Golda Solomon: Word Riffs (2006, JazzJaunts): Spoken word poet with jazz accompaniment. I tracked this down looking for background after I heard her on saxophonist Saco Yasuma's Another Rain, and it's more of what intrigued me in the first place. B+(**)
Abram Wilson: Ride! Ferris Wheel to the Modern Day Delta (2007, Dune): Dune is an English label trying to break a peculiarly English form of Contemporary Jazz -- one based on hip-hop, reggae, maybe some African pop, something far hipper than any American label of similar ambitions would risk. I applaud the idea, but the realization has been more miss than hit thus far. A couple of years back saxophonist Soweto Kinch released a pretty good but deeply flawed album, while trumpeter Abram Wilson dropped a really bad one. Last year they traded places, with Kinch going deeper into hip-hop and getting lost, while Wilson rediscovered his footing in New Orleans. I wrote up Kinch as a dud. Figured I'd soften the blow with this as an HM, but didn't get it done. Sorry about that. B+(**)
Yerba Buena Stompers: Dawn Club Favorites (2001, Stomp Off): The first of five Stomp Off albums I got as background on this fine trad jazz group. Their model is Lou Watters' Yerba Buena Jazz Band, formed in 1939 at the beginning of the first great trad jazz revival, and largely responsible for it. Watters' played in San Francisco's Dawn Club, and this is what he played: same lineup, same arrangements, better sound (of course). In my review of the new The Yama-Yama Man, I singled out this and the following New Orleans Favorites as the best of the back catalog. Makes sense that if you're doing repertoire, you'd start from the top. A-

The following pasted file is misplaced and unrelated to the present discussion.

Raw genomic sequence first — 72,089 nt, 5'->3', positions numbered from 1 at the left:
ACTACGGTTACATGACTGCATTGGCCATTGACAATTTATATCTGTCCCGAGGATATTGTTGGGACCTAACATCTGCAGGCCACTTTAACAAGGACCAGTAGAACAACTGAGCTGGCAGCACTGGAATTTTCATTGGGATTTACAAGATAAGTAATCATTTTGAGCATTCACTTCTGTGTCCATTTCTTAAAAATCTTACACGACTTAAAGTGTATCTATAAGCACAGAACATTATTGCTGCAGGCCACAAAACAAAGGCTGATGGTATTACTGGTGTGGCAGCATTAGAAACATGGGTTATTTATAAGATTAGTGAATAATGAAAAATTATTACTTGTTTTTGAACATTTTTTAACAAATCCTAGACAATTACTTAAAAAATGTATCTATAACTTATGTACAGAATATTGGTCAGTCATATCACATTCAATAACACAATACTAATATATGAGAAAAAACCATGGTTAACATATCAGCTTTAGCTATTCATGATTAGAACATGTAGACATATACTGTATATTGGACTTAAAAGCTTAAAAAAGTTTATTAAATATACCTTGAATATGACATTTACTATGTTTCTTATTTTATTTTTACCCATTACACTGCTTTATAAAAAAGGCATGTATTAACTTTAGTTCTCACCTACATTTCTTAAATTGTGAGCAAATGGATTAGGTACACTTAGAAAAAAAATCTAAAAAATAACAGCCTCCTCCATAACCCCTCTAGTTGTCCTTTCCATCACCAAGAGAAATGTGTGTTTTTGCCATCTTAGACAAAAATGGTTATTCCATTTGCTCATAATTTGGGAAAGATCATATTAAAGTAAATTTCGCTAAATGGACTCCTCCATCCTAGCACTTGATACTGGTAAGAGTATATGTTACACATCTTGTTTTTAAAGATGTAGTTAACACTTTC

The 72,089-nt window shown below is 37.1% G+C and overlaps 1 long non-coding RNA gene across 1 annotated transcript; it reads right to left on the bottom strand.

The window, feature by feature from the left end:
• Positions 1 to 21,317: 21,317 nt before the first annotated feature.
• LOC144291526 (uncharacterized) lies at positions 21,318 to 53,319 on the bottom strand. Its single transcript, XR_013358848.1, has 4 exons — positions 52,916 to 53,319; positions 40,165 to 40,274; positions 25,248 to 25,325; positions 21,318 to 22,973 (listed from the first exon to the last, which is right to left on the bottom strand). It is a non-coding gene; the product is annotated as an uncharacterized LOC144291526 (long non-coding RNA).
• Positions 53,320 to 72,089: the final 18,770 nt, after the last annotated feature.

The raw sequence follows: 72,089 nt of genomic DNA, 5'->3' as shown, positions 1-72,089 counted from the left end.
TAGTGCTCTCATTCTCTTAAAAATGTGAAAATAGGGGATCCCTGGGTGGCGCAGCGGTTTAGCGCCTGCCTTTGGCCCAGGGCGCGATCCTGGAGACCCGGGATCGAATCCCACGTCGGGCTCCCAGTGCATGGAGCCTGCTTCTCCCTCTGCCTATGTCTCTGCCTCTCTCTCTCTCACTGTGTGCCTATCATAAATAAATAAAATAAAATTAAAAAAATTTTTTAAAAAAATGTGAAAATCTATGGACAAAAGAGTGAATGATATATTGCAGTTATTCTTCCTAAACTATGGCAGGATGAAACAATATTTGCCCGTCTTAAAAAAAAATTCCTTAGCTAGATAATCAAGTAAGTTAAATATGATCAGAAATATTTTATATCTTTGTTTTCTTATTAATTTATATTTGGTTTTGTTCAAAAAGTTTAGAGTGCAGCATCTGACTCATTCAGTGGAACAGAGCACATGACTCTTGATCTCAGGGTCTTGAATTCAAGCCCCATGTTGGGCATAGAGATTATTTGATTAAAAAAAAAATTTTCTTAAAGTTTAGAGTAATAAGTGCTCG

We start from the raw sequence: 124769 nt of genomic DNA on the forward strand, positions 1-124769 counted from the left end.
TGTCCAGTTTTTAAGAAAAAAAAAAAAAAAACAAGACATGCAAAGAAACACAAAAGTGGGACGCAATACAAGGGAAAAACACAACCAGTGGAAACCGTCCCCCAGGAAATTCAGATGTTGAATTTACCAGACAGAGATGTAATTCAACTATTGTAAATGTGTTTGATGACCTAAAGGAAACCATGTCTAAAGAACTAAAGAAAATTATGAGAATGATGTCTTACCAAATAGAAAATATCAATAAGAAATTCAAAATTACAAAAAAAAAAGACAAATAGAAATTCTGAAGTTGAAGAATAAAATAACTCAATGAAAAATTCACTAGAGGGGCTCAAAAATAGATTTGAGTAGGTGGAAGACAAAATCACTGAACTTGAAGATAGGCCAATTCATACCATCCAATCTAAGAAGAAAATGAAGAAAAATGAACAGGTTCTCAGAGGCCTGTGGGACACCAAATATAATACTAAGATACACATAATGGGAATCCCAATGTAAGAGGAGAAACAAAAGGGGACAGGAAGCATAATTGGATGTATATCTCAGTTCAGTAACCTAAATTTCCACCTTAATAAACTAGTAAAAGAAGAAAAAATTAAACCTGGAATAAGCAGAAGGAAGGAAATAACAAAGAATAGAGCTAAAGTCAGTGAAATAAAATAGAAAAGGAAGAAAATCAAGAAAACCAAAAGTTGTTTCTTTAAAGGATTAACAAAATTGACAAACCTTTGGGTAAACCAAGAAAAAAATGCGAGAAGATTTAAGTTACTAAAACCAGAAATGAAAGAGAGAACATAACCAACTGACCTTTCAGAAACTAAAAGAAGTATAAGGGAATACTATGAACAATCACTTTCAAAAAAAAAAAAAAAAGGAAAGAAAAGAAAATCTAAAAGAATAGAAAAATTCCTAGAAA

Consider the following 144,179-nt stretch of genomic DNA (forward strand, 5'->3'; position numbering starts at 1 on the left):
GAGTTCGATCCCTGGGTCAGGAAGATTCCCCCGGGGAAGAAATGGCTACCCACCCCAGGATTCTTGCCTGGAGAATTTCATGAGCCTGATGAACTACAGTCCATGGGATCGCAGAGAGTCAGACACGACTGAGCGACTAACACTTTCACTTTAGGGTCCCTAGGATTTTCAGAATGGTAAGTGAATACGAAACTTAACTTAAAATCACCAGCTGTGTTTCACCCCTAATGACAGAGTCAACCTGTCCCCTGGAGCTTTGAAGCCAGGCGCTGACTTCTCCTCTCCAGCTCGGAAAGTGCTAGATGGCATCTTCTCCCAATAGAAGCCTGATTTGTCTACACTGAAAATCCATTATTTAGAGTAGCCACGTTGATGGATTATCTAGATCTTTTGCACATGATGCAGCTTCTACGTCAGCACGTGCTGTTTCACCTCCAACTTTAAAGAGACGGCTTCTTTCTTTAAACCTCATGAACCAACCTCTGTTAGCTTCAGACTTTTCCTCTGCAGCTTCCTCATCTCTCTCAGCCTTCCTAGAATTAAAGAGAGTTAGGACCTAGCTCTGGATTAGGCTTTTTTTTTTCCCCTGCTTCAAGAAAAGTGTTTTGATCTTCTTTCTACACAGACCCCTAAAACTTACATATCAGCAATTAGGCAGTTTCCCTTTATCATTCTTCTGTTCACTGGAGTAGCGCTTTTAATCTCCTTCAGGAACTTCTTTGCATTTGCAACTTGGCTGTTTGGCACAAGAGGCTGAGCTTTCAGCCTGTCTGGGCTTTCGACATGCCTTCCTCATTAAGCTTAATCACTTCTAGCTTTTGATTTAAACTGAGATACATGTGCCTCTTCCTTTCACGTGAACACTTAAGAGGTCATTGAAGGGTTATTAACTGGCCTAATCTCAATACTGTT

Yerba Buena Stompers: Duff Campbell's Revenge (2005, Diamondstack): Beyond from the five studio releases on Stomp Off, John Gill sent me two live sets on Diamondstack. They are scruffier sounding, a bit looser, not as articulate, but this one in particular is pretty good anyway, a nice little digest of their first four studio albums, with some stories thrown in about someone named Duff Campbell, a notable patron of San Francisco's trad jazz scene. B+(***)
The full surplus file is here.